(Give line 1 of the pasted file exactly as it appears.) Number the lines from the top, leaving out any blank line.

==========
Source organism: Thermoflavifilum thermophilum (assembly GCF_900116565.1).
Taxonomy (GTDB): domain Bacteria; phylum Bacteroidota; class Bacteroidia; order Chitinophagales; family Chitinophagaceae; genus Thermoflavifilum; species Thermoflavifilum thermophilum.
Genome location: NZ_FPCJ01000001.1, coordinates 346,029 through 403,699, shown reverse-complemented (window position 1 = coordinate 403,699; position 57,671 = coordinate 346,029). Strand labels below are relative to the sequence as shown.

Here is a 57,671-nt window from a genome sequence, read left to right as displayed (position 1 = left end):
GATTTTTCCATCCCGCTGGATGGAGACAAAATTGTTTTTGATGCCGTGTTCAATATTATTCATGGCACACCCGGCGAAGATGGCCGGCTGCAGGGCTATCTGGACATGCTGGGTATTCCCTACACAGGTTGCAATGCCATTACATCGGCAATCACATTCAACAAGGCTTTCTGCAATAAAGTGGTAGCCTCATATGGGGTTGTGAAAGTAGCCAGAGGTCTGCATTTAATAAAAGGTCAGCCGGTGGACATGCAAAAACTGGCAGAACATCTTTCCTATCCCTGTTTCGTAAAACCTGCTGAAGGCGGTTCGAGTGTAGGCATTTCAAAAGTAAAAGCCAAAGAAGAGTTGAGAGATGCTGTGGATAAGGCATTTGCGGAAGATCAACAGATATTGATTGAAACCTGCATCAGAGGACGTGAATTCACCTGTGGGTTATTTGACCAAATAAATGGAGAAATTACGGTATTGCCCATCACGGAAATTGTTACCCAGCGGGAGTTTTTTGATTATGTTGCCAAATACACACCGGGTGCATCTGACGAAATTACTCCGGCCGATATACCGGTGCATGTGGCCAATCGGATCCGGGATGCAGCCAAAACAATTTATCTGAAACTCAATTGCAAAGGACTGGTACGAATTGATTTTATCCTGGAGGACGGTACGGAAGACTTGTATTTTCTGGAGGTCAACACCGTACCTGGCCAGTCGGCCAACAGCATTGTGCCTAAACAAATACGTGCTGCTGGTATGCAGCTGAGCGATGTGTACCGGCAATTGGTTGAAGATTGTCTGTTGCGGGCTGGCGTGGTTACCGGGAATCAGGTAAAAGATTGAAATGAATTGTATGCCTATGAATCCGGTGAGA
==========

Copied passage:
Source organism: Thermoflavifilum thermophilum (assembly GCF_900116565.1).